songs to listen to when high

5 Playlist Pairings for Your Cannabis-Infused Dinner Party

by Dan Ketchum

The timeless connection between weed and music is deeply ingrained in our culture, but it’s also a scientific phenomenon. Among other studies, the journal Anthropology of Consciousness measured EEG brain activity readings to find that “THC has a measurable influence on cerebral music processing and seems to enhance acoustic perception.” 

You know what enhances that perception even more? A party with your favorite people. Here’s a Mistifi-approved starter pack of handpicked playlists — which suit a variety of vibes just as well as they suit a variety of strains — to get you cooking.  

A Party Over the Rainbow

Let’s start with the platonic ideal of a “way up high” dinner party. Good company gathered around a big table, everyone pitching in on the food, pouring drinks for one another. An intimate conversation here, a raucous joke there, a little dancing in the kitchen. Maybe it’s at your home, maybe it’s at an Airbnb with a majestic view, lights strung up on a spring night.

This calls for feel-good music, the vibe of which will be heightened when it mingles with a euphoric high. We probably don’t need to tell you which pen to pair this one with

  • “You’ve Got Me” by The Greeting Committee
  • “Saturdays” by Twin Shadow (feat. HAIM)
  • “Keep the Change” by Mattiel
  • “Count on Me” by Superheart
  • “If U C My Enemies” by Rubblebucket
  • “Give It Up or Turnit a Loose” by James Brown
  • “Honeybody” by Kishi Bashi

Dance Off Your Dinner

Sometimes a dinner party ends with dessert and goodbyes, and there’s nothing wrong with that. Other times, it ends with the spontaneity of just the right song, just the right move or just the right moment — paired with just the right amount of weed — that turns the dinner party into a dance party. Cannabis can intensify the attention you pour into music, and has a tendency to amplify deeply felt positive emotions. In short, it’s made for dancing (just like you). 

  • “Dancing in the Dark” by Lucy Dacus
  • “I Would Die 4 U” by Prince
  • “Not Sorry” by Diamond Cafe
  • “Don’t Delete the Kisses” by Wolf Alice
  • “ily (i love you baby)” by Surf Mesa, Emilee
  • “Never Stop” by FM-84, Ollie Wride
  • “Genius of Love” by Tom Tom Club

Party Casual

A great dinner party can be a great release, the perfect de-stresser after a long week. Sometimes the vibe calls for emphasizing the “dinner” and de-emphasizing the “party,” allowing you and yours a few hours to just chill in a space with no friction. To that end, you need songs that go down easy, and strains that help keep you in balance.

  • “If It Happens” by We Were Promised Jetpacks
  • “What Kind of Person” by Stephen Malkmus
  • “Under Pressure” by Karen O, Willie Nelson
  • “Loving You” by Jonathan Wilson
  • “Do Me Right” by Ruby the RabbitFoot
  • “It All Comes Back Again” by Orleans
  • “Super Powers” by Cocoon
  • “Way It Goes” by Hippo Campus
  • “If You Care” by Ebo Taylor & the Pelikans

California Rustic

Maybe it’s a barbeque. Maybe you’re sharing a cabin. Maybe everyone is seated around a campfire. There’s a good chance some Mason jars are involved, and, if you’re lucky, there’s a field full of fireflies, too. Whether you’re from the country or not, folk-inspired songs make for some of the best music to listen to high — maybe because so much of it was written while high.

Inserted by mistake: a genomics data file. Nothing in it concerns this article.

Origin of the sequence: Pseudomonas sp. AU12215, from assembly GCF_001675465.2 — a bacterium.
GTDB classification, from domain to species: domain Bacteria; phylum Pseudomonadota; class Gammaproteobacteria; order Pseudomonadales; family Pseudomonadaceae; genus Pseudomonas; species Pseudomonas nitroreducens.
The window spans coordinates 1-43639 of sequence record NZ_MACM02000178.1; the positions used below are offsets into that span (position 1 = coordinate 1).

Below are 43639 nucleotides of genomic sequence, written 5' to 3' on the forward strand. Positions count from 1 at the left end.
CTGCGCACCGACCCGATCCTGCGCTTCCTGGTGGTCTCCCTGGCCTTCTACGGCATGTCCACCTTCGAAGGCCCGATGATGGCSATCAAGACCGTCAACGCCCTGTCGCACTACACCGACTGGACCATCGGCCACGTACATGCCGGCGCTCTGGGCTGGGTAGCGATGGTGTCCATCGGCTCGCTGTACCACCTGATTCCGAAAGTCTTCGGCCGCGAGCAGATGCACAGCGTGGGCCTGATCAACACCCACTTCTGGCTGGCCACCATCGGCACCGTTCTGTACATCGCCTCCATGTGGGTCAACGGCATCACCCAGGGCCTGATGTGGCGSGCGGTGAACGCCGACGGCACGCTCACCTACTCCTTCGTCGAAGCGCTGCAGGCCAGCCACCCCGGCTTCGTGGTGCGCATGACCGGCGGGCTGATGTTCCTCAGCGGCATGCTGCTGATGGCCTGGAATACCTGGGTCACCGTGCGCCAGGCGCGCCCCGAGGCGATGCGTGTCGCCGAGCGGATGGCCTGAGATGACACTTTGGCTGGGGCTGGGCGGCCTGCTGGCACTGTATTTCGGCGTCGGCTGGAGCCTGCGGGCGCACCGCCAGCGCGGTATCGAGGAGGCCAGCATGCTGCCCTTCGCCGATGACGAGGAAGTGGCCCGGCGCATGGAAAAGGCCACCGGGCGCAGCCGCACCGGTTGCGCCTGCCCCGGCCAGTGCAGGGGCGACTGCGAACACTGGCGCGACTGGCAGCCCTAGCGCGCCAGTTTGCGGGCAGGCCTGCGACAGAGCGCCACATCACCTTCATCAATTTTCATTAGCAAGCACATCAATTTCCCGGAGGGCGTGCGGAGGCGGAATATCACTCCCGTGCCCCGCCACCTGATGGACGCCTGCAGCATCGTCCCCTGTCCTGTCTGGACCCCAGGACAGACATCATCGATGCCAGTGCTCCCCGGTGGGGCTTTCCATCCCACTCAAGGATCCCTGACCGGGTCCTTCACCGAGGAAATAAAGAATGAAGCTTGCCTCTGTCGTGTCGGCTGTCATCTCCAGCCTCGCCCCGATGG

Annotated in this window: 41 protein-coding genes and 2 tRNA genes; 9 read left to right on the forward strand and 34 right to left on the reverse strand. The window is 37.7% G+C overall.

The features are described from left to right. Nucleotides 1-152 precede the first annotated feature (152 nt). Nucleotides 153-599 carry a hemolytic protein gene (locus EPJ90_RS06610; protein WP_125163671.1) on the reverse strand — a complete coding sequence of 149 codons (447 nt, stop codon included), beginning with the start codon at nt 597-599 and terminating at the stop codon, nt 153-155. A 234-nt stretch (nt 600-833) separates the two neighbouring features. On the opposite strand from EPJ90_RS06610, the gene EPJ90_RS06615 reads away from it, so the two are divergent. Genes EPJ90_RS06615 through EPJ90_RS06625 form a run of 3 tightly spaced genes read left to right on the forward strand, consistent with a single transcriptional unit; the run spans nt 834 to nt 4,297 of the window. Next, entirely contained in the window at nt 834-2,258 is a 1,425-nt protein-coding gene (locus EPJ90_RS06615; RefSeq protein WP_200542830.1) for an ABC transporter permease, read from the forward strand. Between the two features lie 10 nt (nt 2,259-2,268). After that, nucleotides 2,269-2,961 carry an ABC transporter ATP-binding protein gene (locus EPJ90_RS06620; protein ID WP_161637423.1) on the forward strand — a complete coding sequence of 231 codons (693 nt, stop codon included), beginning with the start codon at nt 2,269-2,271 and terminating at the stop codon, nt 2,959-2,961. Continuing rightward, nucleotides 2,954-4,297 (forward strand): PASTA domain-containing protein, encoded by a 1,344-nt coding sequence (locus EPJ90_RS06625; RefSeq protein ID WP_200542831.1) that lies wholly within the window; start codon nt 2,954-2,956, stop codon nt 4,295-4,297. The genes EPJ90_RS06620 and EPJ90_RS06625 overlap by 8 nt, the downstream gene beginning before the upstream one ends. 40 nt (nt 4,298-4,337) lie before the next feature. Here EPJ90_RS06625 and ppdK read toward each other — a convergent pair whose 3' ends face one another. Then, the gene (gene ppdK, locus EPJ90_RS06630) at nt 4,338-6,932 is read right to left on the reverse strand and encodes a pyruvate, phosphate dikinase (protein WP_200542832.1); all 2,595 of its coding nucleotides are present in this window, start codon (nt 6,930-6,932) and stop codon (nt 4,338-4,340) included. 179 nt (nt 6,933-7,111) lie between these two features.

• “Hey Mama” by Nathaniel Rateliff & the Night Sweats
  • “Gentle on My Mind” by Glen Campbell
  • “Everything Is Cool” by John Prine
  • “Stop the World (And Let Me Off)” by Waylon Jennings
  • “Goin’ to Acapulco” by Jim James, Calexico
  • “Blue Eyes” by Uncle Tupelo
  • “Come from the Heart” by Guy Clark
  • “Where’d All the Time Go?” by Dr. Dog

Deep Convos

Some of the most special parties end quietly, after some of the revelers file out and you completely lose track of time with the late-night ramblers. This is when mellow, down-tempo tracks keep the deep thoughts flowing and the creative questions coming. Wind down the night with these introspective cuts and the relaxing triple-strain indica you’ll find in Houdini

  • “I’m Leaving” by Low Roar
  • “Don’t Let Me Go” by Cigarettes After Sex
  • “After the Gold Rush” by Patti Smith
  • “Going Back to Strange” by Still Corners
  • “You Don’t Know How It Feels” (2020 Home Recording) by Tom Petty
  • “These Days” by Nico

Just like we believe in Hi-Phi to preserve the all-natural, unaltered plant, we believe in hi-fi to carry the music. Whenever you can, skip the laptop and phone speakers for a good pair of bookshelf speakers, some analog floor standing models salvaged from the Goodwill, or even the portability and convenience of a solid Bluetooth speaker with a warm tone.

After all, the Anthropology study found that THC encourages listeners to hyperfocus on acoustic space, offering a broadened insight into the “space between the notes.” In this case, the company you’re with and the weed you share fills in that space just fine.

Dan Ketchum is an LA-based freelance lifestyle, fashion, health and food writer with more than a decade of experience. He’s been fortunate enough to collaborate and publish with companies such as FOCL, Vitagenne, Livestrong, Reign Together, Out East Rosé, SFGate, The Seattle Times and more.

References:

ResearchGate – Anthropology of Consciousness: An Ethno‐Methodological Approach to Cannabis and Music Perception, With EEG Brain Mapping in a Naturalistic Setting

Mistifi – Hi-Phi Extraction

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